"Without the venogram, you are driving in the dark," he states emphatically. "It is impossible for any of us to clinically evaluate the horse without it. Venograms are to laminitis what radiographs are to fractures.
"Today, there are probably not more than 60 vets who are able to perform a venogram all over the world, but we are less scared about laminitis," he adds. "And it is one thing to perform a venogram, and totally different to be able to interpret the venogram. I think today in the world, there are three of us who can really read them. Doc told me that to get comfortable with the technique, I needed to perform at least 50, but to be ready to interpret it I needed 500. By the way, before Doc let me do my first venogram by myself, he obliged me to study 3,000 of his cases collected in the IEPC.
"So today, we are pushing a big wheel, an immense wheel, to carry the podiatry world into the third dimension and to correctly use podiatry/radiography techniques and the venogram as the real key (and so far the only key) to understand, prevent, diagnose, and clinically evaluate laminitis, and to treat and find efficient therapeutic options," he sums up. Dï¿½Arpe said he hopes that in 20 years, all practitioners and farriers will be able to encounter laminitis cases with more confidence and less fear.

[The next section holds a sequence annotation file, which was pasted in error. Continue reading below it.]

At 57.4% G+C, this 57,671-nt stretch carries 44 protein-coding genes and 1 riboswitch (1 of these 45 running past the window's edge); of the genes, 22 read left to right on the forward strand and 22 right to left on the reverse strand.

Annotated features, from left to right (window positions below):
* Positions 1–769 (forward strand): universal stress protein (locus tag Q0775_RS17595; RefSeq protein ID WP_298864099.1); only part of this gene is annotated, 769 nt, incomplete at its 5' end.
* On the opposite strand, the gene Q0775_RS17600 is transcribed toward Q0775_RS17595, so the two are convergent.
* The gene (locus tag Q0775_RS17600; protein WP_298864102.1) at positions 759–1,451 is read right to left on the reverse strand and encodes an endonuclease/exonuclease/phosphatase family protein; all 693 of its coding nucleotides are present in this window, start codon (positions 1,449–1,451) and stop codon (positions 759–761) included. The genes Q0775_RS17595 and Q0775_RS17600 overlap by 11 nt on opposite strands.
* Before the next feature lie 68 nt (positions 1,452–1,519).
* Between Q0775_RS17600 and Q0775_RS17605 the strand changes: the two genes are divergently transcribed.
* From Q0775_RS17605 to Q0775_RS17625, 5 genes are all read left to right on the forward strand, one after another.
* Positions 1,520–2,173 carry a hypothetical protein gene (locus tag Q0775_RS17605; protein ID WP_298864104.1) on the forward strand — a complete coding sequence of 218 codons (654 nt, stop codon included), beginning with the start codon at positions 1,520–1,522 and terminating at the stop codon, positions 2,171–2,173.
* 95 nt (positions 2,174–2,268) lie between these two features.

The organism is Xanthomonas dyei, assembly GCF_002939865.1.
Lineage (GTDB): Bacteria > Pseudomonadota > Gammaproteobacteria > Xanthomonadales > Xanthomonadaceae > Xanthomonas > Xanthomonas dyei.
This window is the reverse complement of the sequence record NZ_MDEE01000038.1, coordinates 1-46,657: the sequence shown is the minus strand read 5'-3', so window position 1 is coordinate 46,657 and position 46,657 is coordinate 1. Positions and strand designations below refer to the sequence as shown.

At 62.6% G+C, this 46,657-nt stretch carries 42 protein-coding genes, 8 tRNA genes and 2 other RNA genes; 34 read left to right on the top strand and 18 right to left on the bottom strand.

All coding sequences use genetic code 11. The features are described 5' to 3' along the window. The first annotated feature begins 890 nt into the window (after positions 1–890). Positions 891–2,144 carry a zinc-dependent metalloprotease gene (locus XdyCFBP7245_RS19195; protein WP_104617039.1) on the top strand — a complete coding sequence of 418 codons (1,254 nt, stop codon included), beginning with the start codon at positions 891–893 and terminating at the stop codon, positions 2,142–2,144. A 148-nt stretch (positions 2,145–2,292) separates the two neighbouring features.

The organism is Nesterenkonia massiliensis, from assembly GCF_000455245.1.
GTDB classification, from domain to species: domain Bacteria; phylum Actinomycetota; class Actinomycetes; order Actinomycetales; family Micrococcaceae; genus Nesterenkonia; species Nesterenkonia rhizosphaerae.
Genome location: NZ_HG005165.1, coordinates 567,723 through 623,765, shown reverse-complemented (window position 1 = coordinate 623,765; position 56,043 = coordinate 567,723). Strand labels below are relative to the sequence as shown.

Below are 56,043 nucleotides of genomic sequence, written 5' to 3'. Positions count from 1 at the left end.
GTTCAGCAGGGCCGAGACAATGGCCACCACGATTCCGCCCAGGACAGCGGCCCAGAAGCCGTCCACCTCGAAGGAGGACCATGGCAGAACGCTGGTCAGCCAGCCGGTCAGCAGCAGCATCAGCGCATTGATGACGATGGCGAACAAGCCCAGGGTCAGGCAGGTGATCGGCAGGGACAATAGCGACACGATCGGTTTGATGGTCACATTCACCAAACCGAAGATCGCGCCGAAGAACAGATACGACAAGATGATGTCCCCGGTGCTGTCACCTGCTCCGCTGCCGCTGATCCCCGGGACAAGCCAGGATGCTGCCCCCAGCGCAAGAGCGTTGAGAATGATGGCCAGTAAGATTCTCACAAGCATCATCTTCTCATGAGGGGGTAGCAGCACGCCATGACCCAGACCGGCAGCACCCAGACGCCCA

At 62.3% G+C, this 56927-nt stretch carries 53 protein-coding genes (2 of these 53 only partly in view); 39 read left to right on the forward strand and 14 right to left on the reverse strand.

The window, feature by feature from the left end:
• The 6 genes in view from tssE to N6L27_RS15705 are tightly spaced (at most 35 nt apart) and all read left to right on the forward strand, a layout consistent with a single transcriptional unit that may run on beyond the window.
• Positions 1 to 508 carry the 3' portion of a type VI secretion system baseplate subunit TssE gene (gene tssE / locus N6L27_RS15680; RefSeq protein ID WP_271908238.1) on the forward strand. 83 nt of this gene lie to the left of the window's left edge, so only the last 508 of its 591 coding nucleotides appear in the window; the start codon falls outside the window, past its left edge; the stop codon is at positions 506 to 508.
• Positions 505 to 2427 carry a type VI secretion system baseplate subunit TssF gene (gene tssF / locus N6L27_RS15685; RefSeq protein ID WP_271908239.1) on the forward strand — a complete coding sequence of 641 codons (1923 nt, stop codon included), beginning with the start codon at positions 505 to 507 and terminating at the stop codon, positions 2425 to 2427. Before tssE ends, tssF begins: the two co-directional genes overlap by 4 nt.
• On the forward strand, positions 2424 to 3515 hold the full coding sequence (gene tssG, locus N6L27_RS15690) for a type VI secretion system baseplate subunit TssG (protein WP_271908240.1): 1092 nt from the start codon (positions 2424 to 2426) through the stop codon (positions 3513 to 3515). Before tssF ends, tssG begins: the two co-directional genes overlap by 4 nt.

Learning About Hoof Biomechanics
"There are many scientific groups working hard to put light on the mechanisms of laminitis," D'Arpe says. "And they are doing immense work, but we need biomechanical solutions to be effective, or we still are in the dark."
Center of pressure The biomechanics of the foot are far from completely figured out, but D'Arpe offers a few clues. During the Symposium, he described a technique developed by French farrier Denis Leveillard for finding the static center of pressure (center balance point) of a horse's foot (by placing a plate and strong magnet with a curved surface on the bottom of a horse's foot, then with the horse standing on this magnet, moving it with a thin hammer until the foot is balanced).
"I find this very exciting, because there are many scientific articles about the center of foot mass, but none of them are really able to show where it is exactly without doubt," says D'Arpe. "So now even if you know nothing about the foot, you can see it standing balanced on that dot and follow us in understanding what is happening in that foot."
Starting with this technique, he began finding the center of pressure of a foot when the horse is standing on all four feet, as well as its position when the horse is standing on three feet (with one forelimb raised, as when a laminitic horse shifts his weight between his front feet), to see how it changes with that change in weight bearing. He has also drawn lines of balance between these two points to further understand hoof balance planes.
What's the point of all this? Knowing a hoof's centers and lines of balance helps one tailor trimming and shoeing to achieve proper loading and healing of the feet.